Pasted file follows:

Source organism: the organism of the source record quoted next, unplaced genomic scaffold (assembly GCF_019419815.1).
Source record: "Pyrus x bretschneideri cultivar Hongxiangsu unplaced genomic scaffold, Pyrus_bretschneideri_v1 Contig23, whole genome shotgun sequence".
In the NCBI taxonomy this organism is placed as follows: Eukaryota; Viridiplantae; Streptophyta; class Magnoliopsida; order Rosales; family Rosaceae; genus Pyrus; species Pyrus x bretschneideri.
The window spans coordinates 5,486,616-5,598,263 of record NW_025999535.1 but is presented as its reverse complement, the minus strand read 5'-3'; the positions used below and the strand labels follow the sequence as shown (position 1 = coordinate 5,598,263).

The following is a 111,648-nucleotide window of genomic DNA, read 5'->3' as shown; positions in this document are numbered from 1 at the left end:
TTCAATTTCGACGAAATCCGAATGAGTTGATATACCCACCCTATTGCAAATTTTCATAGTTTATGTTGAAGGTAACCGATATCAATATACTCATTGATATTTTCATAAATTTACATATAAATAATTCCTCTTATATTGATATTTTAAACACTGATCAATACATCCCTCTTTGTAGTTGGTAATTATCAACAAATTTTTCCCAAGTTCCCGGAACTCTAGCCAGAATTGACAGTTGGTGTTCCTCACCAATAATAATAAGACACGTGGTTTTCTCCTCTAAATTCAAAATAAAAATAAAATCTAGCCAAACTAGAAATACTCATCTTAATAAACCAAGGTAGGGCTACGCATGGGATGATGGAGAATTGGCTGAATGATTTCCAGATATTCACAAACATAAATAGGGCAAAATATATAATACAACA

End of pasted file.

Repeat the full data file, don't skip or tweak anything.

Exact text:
Source organism: the organism of the source record quoted next, unplaced genomic scaffold (assembly GCF_019419815.1).
Source record: "Pyrus x bretschneideri cultivar Hongxiangsu unplaced genomic scaffold, Pyrus_bretschneideri_v1 Contig23, whole genome shotgun sequence".
In the NCBI taxonomy this organism is placed as follows: Eukaryota; Viridiplantae; Streptophyta; class Magnoliopsida; order Rosales; family Rosaceae; genus Pyrus; species Pyrus x bretschneideri.
The window spans coordinates 5,486,616-5,598,263 of record NW_025999535.1 but is presented as its reverse complement, the minus strand read 5'-3'; the positions used below and the strand labels follow the sequence as shown (position 1 = coordinate 5,598,263).

The following is a 111,648-nucleotide window of genomic DNA, read 5'->3' as shown; positions in this document are numbered from 1 at the left end:
TTCAATTTCGACGAAATCCGAATGAGTTGATATACCCACCCTATTGCAAATTTTCATAGTTTATGTTGAAGGTAACCGATATCAATATACTCATTGATATTTTCATAAATTTACATATAAATAATTCCTCTTATATTGATATTTTAAACACTGATCAATACATCCCTCTTTGTAGTTGGTAATTATCAACAAATTTTTCCCAAGTTCCCGGAACTCTAGCCAGAATTGACAGTTGGTGTTCCTCACCAATAATAATAAGACACGTGGTTTTCTCCTCTAAATTCAAAATAAAAATAAAATCTAGCCAAACTAGAAATACTCATCTTAATAAACCAAGGTAGGGCTACGCATGGGATGATGGAGAATTGGCTGAATGATTTCCAGATATTCACAAACATAAATAGGGCAAAATATATAATACAACA